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post #1 of 8 (permalink) Old 04-30-2008, 03:58 PM Thread Starter
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Newfoundland Dictionary

Well with Jeanie saying the word "conniption" in another thread it got me thinking I should post some entries in the Newfoundland Dictionary seeing as I hadn't heard anyone say it outside of Newfoundland that wasn't from there to start with lol.

Angishore - a weak miserable person.
Ballyrag - to abuse.
Ballycater - ice formed by spray on the rocks.
Barmp - Toot your car horn. (Hey Tom, why did you barmp your horn at me?) First time I said that here I was given such a look, they hadn't a clue what I was talking about.
Biniky - ill-tempered.
Biver - to shiver.
Blinker, Blinker - sound your vehicle signal lights make. (Hey Tom, turn on your blinkers) For the longest time I thought that was what they were really called. Well turns out most people use turning signals around here and again gave me an "are you an alien" look.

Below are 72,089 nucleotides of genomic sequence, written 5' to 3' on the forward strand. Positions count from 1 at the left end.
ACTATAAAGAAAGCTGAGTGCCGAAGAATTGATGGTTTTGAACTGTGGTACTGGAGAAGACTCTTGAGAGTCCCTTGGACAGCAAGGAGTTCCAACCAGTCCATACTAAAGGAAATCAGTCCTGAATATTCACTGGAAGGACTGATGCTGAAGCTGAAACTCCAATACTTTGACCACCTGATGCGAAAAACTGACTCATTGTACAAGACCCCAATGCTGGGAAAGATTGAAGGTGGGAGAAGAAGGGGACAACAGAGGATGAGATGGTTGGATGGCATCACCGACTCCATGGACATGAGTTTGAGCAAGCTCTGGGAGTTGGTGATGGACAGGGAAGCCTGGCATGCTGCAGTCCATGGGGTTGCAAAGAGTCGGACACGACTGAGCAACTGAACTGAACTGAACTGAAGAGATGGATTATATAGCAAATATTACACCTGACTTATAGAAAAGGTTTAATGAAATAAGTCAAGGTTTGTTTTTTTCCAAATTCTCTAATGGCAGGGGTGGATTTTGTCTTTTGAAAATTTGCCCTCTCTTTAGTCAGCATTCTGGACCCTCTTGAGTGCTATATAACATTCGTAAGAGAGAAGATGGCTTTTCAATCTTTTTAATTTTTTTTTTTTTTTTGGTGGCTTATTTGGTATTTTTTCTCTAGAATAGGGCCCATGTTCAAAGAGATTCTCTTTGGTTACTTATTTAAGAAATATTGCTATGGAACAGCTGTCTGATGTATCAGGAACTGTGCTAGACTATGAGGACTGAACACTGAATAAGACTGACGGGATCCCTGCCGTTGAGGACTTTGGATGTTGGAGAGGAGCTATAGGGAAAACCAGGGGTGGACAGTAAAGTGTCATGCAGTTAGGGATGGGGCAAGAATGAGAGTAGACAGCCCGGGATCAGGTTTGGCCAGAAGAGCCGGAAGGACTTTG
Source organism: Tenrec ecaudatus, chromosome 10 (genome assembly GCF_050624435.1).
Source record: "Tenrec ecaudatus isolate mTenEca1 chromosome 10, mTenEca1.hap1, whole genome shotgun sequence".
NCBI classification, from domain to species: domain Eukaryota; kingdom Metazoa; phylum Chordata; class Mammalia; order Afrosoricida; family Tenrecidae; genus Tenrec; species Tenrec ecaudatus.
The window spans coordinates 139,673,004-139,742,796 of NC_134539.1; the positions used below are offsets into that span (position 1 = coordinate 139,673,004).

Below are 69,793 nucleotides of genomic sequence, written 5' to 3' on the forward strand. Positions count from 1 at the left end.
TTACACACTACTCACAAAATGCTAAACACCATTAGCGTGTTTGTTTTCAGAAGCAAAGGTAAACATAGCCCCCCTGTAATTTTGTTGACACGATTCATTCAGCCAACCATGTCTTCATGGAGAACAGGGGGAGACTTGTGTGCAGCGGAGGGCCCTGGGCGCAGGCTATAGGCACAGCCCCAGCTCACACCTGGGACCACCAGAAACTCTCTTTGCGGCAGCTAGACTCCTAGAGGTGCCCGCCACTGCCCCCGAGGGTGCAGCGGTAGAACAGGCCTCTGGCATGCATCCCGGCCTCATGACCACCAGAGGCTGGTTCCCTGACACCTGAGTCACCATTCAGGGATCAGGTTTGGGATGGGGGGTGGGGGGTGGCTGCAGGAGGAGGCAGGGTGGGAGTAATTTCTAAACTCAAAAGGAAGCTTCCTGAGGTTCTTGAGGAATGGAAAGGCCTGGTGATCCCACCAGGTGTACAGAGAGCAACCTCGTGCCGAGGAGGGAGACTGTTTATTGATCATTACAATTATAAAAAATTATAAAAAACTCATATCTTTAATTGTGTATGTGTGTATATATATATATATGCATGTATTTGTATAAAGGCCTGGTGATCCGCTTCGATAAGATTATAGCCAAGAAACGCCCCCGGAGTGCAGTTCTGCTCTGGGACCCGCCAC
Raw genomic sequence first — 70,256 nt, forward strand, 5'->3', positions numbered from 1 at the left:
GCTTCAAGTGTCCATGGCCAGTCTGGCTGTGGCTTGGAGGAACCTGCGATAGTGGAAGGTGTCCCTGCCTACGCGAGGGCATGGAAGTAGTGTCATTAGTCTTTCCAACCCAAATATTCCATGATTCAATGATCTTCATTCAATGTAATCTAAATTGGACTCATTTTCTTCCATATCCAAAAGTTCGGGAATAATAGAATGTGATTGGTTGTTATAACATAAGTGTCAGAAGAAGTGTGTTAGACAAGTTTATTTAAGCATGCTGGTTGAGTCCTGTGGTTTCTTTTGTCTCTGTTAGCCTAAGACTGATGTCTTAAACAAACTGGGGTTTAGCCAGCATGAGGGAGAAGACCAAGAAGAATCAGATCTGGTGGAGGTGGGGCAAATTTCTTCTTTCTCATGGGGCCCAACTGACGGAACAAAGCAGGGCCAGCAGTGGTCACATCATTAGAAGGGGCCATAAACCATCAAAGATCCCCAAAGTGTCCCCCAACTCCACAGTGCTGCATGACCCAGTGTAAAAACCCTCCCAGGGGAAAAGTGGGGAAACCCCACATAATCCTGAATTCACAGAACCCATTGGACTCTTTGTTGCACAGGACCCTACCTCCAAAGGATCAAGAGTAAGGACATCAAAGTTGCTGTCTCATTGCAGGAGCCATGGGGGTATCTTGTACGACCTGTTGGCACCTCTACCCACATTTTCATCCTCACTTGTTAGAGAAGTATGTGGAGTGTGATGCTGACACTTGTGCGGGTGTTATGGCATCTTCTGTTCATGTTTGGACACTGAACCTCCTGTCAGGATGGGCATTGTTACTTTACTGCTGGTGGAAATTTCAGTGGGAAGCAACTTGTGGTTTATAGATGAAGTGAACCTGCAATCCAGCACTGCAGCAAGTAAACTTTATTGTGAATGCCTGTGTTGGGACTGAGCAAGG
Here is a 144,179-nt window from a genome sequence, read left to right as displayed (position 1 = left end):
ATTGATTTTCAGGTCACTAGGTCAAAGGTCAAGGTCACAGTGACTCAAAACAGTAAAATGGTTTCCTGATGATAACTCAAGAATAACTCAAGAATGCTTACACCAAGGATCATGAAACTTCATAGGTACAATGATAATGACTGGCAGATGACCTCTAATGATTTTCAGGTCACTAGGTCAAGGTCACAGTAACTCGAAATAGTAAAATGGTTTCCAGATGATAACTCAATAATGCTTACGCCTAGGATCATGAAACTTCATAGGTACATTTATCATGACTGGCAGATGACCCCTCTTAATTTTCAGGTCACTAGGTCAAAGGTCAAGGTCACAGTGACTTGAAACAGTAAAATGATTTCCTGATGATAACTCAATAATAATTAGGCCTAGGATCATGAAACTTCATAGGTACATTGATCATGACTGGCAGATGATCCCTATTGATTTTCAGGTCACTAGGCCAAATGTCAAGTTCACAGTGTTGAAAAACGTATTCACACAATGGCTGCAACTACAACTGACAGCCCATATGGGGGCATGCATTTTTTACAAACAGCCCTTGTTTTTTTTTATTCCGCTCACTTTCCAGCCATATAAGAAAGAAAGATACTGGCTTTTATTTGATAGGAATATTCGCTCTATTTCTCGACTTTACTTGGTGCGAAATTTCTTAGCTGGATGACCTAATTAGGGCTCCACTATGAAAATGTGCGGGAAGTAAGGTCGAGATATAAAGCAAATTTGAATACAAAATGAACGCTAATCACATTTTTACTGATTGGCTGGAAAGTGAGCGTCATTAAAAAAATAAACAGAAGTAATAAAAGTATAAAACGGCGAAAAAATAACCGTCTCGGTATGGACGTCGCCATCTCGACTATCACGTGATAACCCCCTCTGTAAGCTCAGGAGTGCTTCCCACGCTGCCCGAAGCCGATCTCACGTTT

Blear - to complain loudly.
Chucklehead - a bright person.
Chinch - to stow tightly.
Cuddy - a covered space in the bow of a boat.
Douse - to give a guick blow, "douse the fire"-put it out or "don't make me douse you on the head"
Drash - to pluck or pull quickly.
Duckish - the time between sunset and dark.
Dwai - a short snow shower.
"tap" - (fawcett).
"clit" - ( tangles in your hair).
"taps" - (sole of your shoes).
Ferks - the crotch of pants.
Starn - your behind.
Bridge - porch or veranda, back step.
The Reckly - soon
Bumbuy - Later on
Slu or slew - turn
Maul Mouth - a screecher
Glom - to grab
Rodney - a Punt
High Rat - Three Handed Punt
Water the harse - give water to the horse.
Lassy - Molasses.
Flux - to Haul quickly
Flice - to throw.
Streal - unkept person


And some phrases.

Long may your Jib draw - A good wish for the future.
May snow is good for sore eyes - An old legend, many say it's true.
Mucked her off to the hospital - Took her to the hospital.
The older the crab, the tougher his claws - It is not easy to fool a sophisticated person.
You are taking a rise out of me - Your flattery is only for the purpose of making others laugh at me.